by sarahnade on Oct.04, 2011, under Promotions
North Carolina is on point with fall music festivals – in September, Raleigh hosted Hopscotch Music Festival. This weekend, Pittsboro will have Shakori Hills Grassroots Festival. At the end of the month, Moogfest will reign in Asheville.
Moogfest, named for Bob Moog, the inventor of the Moog synthesizer who was a research professor at UNC-Asheville, is back for its annual music festival during the weekend of October 28 – 30. Different venues across Asheville’s downtown will host The Flaming Lips, STS9, Passion Pit, TV on the Radio and many more. In addition to a packed lineup, there will also be artists in panel discussions, question and answer sessions, and workshops. One thing I’m particularly excited about is the opportunity, in honor of Moog himself, to try out a variety of Moog instruments. There will also be visual art exhibitions, installations, and film screenings.
WKNC has two pairs of weekend passes to give away for this event – but it will take a little luck! Each day until October 21, one WKNC DJ will do a giveaway to get a listener put into a drawing the tickets. During Local Lunch on October 21, DJ Kligz will do the drawing live on-air and announce the recipients of the weekend passes.
Go ahead and put our studio lines on speed dial so when the WKNC DJ asks for it, you’ll be ready to win!
(919) 860-0881 or (919) 515-2400
This past weekend, October 16, marked the longest drive to see a single concert for a large amount of people, including myself. Some fans journeyed over 5 1/2 hours, if not more, all to see a few bands—Local Natives, The Ruby Suns, and The Union Line—at The Grey Eagle in Asheville, NC. Once the show began, I understood why.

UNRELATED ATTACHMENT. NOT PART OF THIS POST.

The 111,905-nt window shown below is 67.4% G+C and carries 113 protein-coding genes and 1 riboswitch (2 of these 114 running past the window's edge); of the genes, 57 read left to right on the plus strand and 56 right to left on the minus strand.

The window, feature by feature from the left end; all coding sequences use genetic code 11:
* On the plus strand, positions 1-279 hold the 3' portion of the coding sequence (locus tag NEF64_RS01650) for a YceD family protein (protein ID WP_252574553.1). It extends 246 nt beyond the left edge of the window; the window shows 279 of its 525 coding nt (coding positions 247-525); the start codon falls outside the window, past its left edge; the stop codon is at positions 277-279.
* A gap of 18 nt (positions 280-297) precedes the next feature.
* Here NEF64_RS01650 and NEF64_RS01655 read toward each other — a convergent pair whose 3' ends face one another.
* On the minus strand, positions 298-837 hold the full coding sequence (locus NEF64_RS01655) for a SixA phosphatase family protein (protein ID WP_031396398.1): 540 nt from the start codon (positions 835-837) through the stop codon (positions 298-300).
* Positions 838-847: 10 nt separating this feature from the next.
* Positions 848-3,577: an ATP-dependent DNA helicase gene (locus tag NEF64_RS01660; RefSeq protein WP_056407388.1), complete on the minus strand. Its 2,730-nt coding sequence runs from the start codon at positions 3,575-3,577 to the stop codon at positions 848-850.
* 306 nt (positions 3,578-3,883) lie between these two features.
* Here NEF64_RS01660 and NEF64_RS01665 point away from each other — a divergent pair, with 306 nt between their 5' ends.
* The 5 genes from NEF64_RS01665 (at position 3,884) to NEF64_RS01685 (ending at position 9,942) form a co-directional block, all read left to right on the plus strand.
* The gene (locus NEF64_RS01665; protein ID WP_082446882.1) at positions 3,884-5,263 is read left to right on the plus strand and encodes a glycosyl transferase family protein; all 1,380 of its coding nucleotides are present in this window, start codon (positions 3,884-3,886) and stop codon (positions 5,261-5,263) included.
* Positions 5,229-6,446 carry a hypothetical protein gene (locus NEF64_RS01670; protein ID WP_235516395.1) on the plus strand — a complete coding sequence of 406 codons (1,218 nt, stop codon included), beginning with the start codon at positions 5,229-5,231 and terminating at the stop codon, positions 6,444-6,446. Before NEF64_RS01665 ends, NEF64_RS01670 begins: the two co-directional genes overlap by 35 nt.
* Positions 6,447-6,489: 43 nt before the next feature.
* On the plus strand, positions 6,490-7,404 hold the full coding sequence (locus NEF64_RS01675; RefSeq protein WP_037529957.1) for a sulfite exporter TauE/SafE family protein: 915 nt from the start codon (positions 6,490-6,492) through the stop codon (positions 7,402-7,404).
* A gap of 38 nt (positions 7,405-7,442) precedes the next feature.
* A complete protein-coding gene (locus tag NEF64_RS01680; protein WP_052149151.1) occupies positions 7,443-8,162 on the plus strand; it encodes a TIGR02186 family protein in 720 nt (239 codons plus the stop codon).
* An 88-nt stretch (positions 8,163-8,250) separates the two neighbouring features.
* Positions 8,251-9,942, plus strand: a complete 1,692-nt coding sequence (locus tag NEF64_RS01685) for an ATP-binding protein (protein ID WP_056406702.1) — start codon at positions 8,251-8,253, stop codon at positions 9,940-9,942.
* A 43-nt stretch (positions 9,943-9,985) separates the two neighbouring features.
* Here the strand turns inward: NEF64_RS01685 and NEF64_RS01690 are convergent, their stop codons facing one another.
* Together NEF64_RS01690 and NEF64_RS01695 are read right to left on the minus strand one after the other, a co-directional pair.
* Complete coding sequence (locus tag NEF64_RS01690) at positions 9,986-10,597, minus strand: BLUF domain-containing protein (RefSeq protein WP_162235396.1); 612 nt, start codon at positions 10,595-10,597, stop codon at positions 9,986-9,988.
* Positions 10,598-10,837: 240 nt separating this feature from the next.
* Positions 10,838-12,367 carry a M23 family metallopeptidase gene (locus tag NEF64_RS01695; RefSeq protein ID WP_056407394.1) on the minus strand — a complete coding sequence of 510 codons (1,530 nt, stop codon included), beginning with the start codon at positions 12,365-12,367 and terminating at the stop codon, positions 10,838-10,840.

The Union Line, a five-piece from California, started off the night. Creative drum beats were a staple in each song laced with pretty guitar and Natives-esque vocals. While most shows’ opener band encourages a crowd to linger at best, The Union Line had the crowd engaged and dancing within the first song.
The Ruby Suns followed with a poppier set; think Toro Y Moi if they ate too much sugar. Regardless of the slight genre change, it kept everyone energetic.
Following was the headliner for the night, Local Natives. With only one LP out, Gorilla Manor, I was surprised to see a sold-out show. The fanbase was incredible, especially for such a new band. It was shoulder-to-shoulder and impossible to move as far front as I would have liked. The set started off strong and hit every song on the album. Another pleasant surprise was Local Natives actually sounds better live, in my opinion. Everything—vocals, drums, guitar, etc.—was on point, in addition to crowd interaction. Another very unique aspect of this band is each member alternated instruments every song or so.
One of my (many) favorite parts of this show particularly was how eager the bands were to meet the fans. Every member from the three bands took time to hold a conversation with fans, sign autographs, joke around, and take pictures with the best college radio station in NC.